Articles Posted in Deferred Action for DREAMers

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The United States Supreme Court heard oral arguments in the case involving President Obama’s executive action on immigration, United States v. Texas. During oral arguments, it appeared from the questioning that the eight justices on the Supreme Court were divided among ideological lines, with the four liberal justices strongly questioning the twenty-six states challenging the President’s DACA and DAPA orders while the four conservative justices strongly questioned the government lawyers defending the President’s immigration orders.

In an extended oral argument session, each side laid out their case as to why the President’s expanded DACA/DAPA order should be upheld or struck down. Lawyers in favor of the President’s executive orders argued that Congress only gave the government so much money to deport alien’s unlawfully present in the United States so prioritization had to take place. Government lawyers argue that the President’s order simply grants Lawyers opposed to the President’s executive orders saw things differently, arguing that the President exceeded his discretion under the current immigration laws passed by Congress.

While it remains uncertain what the Supreme Court will do with the case, there are a number of scenarios that can play out. Firstly, a majority of justices might be able to agree on an opinion for the case, thus resolving the legal issues presented; however, most experts seem to agree that this outcome is unlikely. Secondly, the justices can decide to hold the case over to the next term for re-argument in the hopes that a new justice will be seated to replace the late Justice Antonin Scalia. Thirdly, a divided Supreme Court can issue no opinion and let the decision of the lower court stand. If you remember back in August of 2015, the 5th Circuit affirmed the injunction against the President’s expanded DACA and DAPA executive orders, which would mean the President’s executive action, could still not be implemented.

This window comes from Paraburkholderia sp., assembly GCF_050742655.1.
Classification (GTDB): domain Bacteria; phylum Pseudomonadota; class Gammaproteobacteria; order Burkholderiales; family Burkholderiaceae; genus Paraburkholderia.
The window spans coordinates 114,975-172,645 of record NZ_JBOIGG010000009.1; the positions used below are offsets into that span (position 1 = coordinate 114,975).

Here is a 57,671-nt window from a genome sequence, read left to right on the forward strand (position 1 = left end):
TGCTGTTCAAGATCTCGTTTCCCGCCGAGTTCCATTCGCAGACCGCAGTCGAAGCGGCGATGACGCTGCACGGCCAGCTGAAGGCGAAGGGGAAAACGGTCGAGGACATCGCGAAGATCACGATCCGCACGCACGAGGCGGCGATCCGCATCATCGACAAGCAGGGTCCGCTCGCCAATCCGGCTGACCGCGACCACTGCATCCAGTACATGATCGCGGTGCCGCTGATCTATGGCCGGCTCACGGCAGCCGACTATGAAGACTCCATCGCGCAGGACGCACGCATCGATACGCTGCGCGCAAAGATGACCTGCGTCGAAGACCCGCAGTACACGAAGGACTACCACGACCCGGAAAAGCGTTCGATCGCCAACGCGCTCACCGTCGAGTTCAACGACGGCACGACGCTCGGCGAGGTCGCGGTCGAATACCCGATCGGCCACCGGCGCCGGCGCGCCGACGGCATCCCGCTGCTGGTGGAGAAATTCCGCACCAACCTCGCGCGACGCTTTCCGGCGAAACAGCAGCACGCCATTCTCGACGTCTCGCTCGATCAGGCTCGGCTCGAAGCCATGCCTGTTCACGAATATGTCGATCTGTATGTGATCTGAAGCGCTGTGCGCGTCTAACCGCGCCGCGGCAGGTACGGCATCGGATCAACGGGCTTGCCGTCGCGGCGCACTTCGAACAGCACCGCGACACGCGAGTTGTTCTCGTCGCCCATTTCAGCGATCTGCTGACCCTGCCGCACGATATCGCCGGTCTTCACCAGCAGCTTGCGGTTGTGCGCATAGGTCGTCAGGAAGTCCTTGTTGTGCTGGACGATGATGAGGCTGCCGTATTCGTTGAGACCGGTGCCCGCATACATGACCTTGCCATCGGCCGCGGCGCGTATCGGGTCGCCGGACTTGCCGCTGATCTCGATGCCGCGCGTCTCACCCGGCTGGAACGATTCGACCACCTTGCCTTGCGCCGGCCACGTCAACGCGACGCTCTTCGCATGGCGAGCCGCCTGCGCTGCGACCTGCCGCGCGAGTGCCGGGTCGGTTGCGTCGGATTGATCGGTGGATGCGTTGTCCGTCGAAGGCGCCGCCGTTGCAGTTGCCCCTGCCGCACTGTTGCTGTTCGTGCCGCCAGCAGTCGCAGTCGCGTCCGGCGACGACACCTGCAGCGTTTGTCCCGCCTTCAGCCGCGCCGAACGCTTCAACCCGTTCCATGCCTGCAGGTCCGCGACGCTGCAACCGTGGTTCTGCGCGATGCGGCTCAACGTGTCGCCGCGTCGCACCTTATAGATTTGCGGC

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The lawsuit regarding President Obama’s executive actions on immigration has been making its way through the federal court system for over a year now. Just this week, a new development in the lawsuit took place. Below is a brief history of the lawsuit followed by the most recent update.History of the lawsuit:

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Dreamers around the country are celebrating the third anniversary of President Obama’s Deferred Action for Childhood Arrivals (DACA) program. Announced in 2012, President Obama, through executive order, took the fear of deportation away for countless undocumented young people in the country. While the expanded DACA program remains on hold while a lawsuit plays out, since the President announced DACA in 2012, Dreamers all over the country have taken advantage of the program. Since USCIS began accepting applications, over 700,000 individuals have benefited from the DACA program. To celebrate, here’s a reminder of the requirements for the DACA program and what you need to apply.

To be eligible for DACA, you must meet the following criteria:

  • Were under the age of 31 as of June 15, 2012;
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Immigration policy is complicated enough but it gets even more complicated when a federal lawsuit is involved. So let’s take a minute to rundown what’s actually happening with the DACA lawsuit currently going through the federal court system.

  • Back in November, President Obama announced his long anticipated executive action expanding the DACA program and creating DAPA.
  • Almost immediately after the announcement, a group of 26 states filed a lawsuit in a federal district court to stop the President’s new program from going into effect.
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    Hilary Clinton, the presumptive favorite for the Democratic Party’s presidential nominee, has given her full support for immigrant rights and to finding a pathway for citizenship. In a change from her campaign in 2008, where she was hesitant on whether to allow people who were undocumented to obtain drivers license, she now completely backs immigration reform, and highlights her support for reform as a way of

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    President Obama finally announced his plans to overhaul U.S. immigration policies via executive action. This blog post will focus on the President’s initiative to increase the amount of people who can be eligible for Deferred Action for Childhood Arrivals (DACA). Eligible individuals will be granted deferred action and work authorization for three years under this expanded DACA program. This expansion also eliminates the upper age limit of 31, so anyone who meets the remaining requirements can apply.